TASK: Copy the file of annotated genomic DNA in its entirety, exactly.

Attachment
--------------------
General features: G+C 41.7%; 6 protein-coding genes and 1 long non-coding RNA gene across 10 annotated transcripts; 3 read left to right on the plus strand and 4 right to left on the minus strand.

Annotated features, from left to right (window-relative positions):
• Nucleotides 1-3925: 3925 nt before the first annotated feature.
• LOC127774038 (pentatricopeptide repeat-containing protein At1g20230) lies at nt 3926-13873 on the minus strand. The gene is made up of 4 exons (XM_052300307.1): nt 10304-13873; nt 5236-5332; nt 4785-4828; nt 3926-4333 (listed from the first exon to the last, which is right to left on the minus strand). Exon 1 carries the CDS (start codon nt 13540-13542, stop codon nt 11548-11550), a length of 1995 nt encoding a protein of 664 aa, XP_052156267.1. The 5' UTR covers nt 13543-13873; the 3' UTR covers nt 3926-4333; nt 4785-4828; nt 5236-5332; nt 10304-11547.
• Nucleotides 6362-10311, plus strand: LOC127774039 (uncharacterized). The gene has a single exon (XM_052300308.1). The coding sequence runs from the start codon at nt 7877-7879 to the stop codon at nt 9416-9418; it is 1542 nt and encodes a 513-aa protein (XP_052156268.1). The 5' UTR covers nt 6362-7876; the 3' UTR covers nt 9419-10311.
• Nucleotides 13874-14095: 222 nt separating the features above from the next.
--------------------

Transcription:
General features: G+C 41.7%; 6 protein-coding genes and 1 long non-coding RNA gene across 10 annotated transcripts; 3 read left to right on the plus strand and 4 right to left on the minus strand.

Annotated features, from left to right (window-relative positions):
• Nucleotides 1-3925: 3925 nt before the first annotated feature.
• LOC127774038 (pentatricopeptide repeat-containing protein At1g20230) lies at nt 3926-13873 on the minus strand. The gene is made up of 4 exons (XM_052300307.1): nt 10304-13873; nt 5236-5332; nt 4785-4828; nt 3926-4333 (listed from the first exon to the last, which is right to left on the minus strand). Exon 1 carries the CDS (start codon nt 13540-13542, stop codon nt 11548-11550), a length of 1995 nt encoding a protein of 664 aa, XP_052156267.1. The 5' UTR covers nt 13543-13873; the 3' UTR covers nt 3926-4333; nt 4785-4828; nt 5236-5332; nt 10304-11547.
• Nucleotides 6362-10311, plus strand: LOC127774039 (uncharacterized). The gene has a single exon (XM_052300308.1). The coding sequence runs from the start codon at nt 7877-7879 to the stop codon at nt 9416-9418; it is 1542 nt and encodes a 513-aa protein (XP_052156268.1). The 5' UTR covers nt 6362-7876; the 3' UTR covers nt 9419-10311.
• Nucleotides 13874-14095: 222 nt separating the features above from the next.